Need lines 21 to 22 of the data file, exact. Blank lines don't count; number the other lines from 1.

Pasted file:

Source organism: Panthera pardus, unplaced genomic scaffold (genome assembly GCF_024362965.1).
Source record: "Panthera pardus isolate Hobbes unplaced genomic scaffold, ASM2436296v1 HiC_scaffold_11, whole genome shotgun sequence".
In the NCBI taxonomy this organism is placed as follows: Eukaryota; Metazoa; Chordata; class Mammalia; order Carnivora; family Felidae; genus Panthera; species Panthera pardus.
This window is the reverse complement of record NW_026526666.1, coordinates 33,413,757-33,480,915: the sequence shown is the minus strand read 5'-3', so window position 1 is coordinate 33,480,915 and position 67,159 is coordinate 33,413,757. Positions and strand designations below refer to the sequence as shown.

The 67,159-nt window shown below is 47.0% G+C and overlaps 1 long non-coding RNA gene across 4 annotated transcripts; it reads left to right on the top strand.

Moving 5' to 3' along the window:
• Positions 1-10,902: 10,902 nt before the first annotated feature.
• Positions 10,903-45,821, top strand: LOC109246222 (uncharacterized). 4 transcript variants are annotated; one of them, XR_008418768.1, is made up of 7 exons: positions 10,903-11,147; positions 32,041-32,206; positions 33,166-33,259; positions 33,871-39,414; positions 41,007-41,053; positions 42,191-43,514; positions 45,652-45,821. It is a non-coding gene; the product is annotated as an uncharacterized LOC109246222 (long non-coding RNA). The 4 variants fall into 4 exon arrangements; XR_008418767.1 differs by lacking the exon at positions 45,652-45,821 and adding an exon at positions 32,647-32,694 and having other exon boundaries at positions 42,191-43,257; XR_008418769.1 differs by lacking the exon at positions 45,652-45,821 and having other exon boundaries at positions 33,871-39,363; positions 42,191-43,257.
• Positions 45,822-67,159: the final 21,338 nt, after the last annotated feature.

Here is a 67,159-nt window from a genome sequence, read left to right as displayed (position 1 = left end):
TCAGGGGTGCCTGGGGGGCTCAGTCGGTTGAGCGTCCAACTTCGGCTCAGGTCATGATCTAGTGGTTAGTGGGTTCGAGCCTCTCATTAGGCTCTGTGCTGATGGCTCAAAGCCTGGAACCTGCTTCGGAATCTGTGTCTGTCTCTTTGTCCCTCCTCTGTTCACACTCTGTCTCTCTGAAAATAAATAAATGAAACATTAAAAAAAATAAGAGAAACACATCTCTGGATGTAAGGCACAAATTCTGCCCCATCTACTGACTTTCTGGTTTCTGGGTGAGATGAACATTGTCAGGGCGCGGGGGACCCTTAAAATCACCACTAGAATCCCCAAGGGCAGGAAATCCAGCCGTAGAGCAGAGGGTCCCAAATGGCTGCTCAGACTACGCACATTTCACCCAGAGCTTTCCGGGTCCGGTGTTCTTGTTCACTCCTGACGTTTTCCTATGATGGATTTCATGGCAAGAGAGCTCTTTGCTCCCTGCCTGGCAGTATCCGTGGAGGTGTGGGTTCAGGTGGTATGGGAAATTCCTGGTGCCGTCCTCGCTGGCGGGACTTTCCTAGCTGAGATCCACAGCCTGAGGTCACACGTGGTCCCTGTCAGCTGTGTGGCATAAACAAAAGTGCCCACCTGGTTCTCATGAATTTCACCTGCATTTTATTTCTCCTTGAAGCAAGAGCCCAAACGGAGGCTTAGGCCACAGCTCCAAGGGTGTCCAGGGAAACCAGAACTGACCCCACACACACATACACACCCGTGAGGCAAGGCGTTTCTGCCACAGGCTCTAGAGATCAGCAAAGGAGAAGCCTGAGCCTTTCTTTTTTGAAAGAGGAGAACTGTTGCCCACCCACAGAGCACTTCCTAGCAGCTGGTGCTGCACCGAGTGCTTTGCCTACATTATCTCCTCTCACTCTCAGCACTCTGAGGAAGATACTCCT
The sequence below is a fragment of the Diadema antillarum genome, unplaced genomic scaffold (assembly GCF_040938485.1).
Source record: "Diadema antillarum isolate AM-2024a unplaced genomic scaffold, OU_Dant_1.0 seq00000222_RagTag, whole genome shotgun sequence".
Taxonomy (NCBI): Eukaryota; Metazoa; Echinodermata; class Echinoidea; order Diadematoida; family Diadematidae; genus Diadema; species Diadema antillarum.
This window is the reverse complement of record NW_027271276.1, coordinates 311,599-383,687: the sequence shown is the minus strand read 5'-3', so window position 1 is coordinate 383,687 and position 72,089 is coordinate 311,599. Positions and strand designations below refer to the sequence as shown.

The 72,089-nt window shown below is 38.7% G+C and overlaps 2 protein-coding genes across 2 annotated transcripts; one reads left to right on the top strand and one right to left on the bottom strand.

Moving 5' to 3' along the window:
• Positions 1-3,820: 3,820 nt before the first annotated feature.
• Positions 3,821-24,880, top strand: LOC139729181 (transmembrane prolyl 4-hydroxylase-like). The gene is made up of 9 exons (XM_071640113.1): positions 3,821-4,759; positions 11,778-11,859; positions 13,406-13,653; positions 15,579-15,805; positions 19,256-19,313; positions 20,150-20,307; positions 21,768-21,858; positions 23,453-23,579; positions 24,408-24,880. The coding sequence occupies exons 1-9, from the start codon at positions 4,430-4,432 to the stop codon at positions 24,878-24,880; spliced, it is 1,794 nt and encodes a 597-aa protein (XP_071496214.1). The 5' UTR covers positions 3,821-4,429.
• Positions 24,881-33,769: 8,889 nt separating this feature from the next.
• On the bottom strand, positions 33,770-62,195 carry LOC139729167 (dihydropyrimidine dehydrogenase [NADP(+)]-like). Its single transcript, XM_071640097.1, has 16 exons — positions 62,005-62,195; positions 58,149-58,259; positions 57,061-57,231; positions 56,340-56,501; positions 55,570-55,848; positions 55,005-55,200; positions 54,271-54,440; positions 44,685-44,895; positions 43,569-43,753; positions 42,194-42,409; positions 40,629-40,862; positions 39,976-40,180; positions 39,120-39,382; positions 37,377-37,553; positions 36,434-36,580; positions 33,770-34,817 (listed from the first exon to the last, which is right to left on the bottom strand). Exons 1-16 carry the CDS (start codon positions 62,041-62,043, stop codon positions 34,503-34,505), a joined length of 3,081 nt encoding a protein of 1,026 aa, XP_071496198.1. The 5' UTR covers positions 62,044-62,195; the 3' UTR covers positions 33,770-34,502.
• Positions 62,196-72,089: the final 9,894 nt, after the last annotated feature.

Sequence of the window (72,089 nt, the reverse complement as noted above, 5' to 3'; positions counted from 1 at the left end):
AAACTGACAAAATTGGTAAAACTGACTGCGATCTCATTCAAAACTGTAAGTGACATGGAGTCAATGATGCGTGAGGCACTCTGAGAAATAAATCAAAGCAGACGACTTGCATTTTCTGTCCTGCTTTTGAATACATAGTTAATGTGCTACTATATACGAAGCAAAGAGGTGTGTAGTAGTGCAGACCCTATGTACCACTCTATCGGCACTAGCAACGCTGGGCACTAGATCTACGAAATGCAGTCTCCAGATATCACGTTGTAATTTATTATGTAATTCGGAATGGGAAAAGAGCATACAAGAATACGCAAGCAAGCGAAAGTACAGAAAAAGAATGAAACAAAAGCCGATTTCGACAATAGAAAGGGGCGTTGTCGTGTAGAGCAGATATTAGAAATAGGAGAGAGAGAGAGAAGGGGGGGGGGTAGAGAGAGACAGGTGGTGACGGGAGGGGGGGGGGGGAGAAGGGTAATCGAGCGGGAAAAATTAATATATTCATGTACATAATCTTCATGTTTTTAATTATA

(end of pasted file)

• On the bottom strand, positions 33,770-62,195 carry LOC139729167 (dihydropyrimidine dehydrogenase [NADP(+)]-like). Its single transcript, XM_071640097.1, has 16 exons — positions 62,005-62,195; positions 58,149-58,259; positions 57,061-57,231; positions 56,340-56,501; positions 55,570-55,848; positions 55,005-55,200; positions 54,271-54,440; positions 44,685-44,895; positions 43,569-43,753; positions 42,194-42,409; positions 40,629-40,862; positions 39,976-40,180; positions 39,120-39,382; positions 37,377-37,553; positions 36,434-36,580; positions 33,770-34,817 (listed from the first exon to the last, which is right to left on the bottom strand). Exons 1-16 carry the CDS (start codon positions 62,041-62,043, stop codon positions 34,503-34,505), a joined length of 3,081 nt encoding a protein of 1,026 aa, XP_071496198.1. The 5' UTR covers positions 62,044-62,195; the 3' UTR covers positions 33,770-34,502.
• Positions 62,196-72,089: the final 9,894 nt, after the last annotated feature.